After many years of copying glossy originals & thru glass I can only add to what has been said already by suggesting the following. If possible, polarize your lights both in the same direction. Then polarize your lens in the opposite direction. For instance, Vertical on the lights & Horizontal for the lens. I don't know what a circular lens polarizer would do but I imagine it would work similar.


For this work a linear polariser would I think be fine. It shouldn't be an issue since I would not expect to be using the AF anyway. You could use circularly polarised light, with the illumination and camera filters "crossed" too, I don't know how hard it would be to find CP gels for the lights though. The issue may be that linear polarisation is easily available for the lighting, and CP is what you find for the camera, and mixing linear and CP won't work.

Alan


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Tixeon
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Jul 06, 2018 19:51 |  #24

Alan, I don't do much copying anymore but I always used linear polarization for both lights & camera. So far, I haven't run into an auto focus issue with digital and the linear polarizer on the camera. Not sure why, but it just works.


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DaveC426913
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Jul 06, 2018 19:55 |  #25

-Duck- wrote in post #18656659 (external link)
Since you're shooting framed pieces, consider rigging up a frame holder similar to an artist's easel up on a wall. This will allow you to easily adjust each frame to center on the camera. You can then move your tripod closer or further as size demands without constantly having to adjust camera height.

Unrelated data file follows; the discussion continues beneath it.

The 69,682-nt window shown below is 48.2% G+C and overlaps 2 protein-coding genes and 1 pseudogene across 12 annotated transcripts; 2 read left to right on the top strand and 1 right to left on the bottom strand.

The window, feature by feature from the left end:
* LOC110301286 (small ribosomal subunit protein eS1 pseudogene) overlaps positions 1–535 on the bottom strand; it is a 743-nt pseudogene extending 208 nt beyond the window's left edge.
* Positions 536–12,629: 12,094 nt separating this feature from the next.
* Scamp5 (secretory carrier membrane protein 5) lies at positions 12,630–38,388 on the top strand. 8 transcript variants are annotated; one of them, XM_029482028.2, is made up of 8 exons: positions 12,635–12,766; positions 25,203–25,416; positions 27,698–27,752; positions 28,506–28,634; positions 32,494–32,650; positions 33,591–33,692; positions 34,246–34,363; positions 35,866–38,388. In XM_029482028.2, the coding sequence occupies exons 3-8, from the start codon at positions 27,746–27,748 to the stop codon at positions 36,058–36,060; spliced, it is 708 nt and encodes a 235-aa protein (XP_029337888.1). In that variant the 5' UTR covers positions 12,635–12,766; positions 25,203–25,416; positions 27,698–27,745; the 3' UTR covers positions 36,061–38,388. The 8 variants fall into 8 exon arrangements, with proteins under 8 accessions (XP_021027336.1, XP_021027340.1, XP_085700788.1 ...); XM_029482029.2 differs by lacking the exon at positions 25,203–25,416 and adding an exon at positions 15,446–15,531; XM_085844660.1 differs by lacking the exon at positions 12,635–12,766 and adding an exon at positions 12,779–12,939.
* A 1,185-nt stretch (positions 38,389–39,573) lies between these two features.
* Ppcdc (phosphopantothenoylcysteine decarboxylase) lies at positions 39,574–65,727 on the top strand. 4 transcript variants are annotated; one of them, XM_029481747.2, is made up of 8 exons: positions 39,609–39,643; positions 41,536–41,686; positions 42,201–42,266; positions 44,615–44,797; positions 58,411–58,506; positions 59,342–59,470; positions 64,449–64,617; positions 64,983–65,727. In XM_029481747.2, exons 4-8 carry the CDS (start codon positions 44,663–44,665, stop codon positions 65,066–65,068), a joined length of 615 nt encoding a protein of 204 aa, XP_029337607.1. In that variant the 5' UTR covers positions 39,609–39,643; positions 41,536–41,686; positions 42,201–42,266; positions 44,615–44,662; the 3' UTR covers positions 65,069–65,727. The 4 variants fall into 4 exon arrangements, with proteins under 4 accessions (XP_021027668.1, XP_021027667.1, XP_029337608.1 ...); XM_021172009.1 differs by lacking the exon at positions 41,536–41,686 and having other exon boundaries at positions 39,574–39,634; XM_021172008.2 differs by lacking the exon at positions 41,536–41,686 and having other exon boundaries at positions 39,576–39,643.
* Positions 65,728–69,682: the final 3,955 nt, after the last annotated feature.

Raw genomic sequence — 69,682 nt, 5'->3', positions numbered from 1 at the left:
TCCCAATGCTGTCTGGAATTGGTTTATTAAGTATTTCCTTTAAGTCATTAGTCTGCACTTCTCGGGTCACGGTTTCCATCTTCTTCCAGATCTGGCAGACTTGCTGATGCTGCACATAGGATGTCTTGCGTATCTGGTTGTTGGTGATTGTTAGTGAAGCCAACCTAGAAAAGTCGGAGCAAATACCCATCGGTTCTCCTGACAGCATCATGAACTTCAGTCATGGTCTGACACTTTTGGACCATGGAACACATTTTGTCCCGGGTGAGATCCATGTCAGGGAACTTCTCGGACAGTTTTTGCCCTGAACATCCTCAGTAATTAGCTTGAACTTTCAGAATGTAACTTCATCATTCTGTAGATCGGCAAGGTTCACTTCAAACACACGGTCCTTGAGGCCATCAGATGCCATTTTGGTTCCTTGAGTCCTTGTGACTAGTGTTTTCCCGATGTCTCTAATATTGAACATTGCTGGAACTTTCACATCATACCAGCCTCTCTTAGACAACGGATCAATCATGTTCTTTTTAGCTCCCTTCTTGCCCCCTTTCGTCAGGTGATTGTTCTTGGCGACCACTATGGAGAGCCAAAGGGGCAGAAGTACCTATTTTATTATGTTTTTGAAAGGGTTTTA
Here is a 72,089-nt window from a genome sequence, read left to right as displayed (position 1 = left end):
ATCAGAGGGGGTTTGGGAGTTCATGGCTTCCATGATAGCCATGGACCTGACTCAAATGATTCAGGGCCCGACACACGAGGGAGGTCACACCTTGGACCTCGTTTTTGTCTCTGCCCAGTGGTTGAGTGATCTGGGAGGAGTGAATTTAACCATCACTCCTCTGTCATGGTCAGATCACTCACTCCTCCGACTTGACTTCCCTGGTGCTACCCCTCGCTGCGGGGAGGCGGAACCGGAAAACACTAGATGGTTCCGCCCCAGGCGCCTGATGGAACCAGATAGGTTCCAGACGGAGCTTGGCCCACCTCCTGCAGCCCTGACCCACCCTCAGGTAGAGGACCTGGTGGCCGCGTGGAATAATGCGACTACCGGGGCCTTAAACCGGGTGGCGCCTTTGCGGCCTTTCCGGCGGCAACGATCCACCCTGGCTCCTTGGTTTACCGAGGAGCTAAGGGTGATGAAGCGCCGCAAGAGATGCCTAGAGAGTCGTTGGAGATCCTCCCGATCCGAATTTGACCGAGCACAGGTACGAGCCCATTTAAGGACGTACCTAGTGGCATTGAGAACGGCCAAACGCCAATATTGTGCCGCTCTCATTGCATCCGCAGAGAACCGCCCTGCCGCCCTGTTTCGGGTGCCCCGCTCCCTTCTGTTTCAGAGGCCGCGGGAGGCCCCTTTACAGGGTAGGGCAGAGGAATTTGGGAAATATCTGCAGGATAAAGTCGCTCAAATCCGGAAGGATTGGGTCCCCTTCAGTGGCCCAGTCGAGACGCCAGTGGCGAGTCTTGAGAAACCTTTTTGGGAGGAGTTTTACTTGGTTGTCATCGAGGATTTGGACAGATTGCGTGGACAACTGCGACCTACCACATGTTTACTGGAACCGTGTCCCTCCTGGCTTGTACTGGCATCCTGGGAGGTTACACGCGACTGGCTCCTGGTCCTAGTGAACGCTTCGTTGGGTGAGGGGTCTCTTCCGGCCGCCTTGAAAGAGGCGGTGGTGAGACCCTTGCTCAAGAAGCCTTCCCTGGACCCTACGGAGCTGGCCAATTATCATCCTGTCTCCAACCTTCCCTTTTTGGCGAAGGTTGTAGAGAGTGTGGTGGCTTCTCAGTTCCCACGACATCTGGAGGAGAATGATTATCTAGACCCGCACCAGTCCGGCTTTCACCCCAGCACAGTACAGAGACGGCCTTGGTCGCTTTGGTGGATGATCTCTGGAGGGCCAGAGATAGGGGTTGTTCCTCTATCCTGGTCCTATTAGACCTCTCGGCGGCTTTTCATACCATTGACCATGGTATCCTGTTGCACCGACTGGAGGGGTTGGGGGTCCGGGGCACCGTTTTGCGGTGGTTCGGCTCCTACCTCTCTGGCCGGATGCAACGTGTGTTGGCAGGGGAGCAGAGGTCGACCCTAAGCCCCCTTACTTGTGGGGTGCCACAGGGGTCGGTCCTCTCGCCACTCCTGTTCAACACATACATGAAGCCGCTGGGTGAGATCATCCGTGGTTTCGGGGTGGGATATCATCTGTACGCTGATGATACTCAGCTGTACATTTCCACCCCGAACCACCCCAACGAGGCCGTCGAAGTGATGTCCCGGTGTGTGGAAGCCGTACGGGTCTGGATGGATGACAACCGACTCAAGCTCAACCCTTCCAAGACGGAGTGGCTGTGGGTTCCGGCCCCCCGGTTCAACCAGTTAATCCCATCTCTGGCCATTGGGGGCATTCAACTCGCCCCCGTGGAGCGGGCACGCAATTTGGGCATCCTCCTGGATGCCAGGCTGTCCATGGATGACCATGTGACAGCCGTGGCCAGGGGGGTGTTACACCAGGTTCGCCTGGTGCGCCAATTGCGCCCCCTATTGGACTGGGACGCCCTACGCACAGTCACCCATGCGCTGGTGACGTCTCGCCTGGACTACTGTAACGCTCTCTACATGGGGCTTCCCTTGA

Thanks. This is a good idea. Mount them all on the same axis, son's'n I don;t have to adjust the camera all the time.


I went out and bought 2 rolls of landscape fabric, a handful of clamps, and two daylight-balanced fluor. lights.

Time to experiment.




  
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Jul 06, 2018 22:26 |  #26

DaveC426913 wrote in post #18657612 (external link)
Thanks. This is a good idea. Mount them all on the same axis, son's'n I don;t have to adjust the camera all the time.

I went out and bought 2 rolls of landscape fabric, a handful of clamps, and two daylight-balanced fluor. lights.

Time to experiment.

Cool. Looking forward to hearing how it all works out.


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vraspagraphix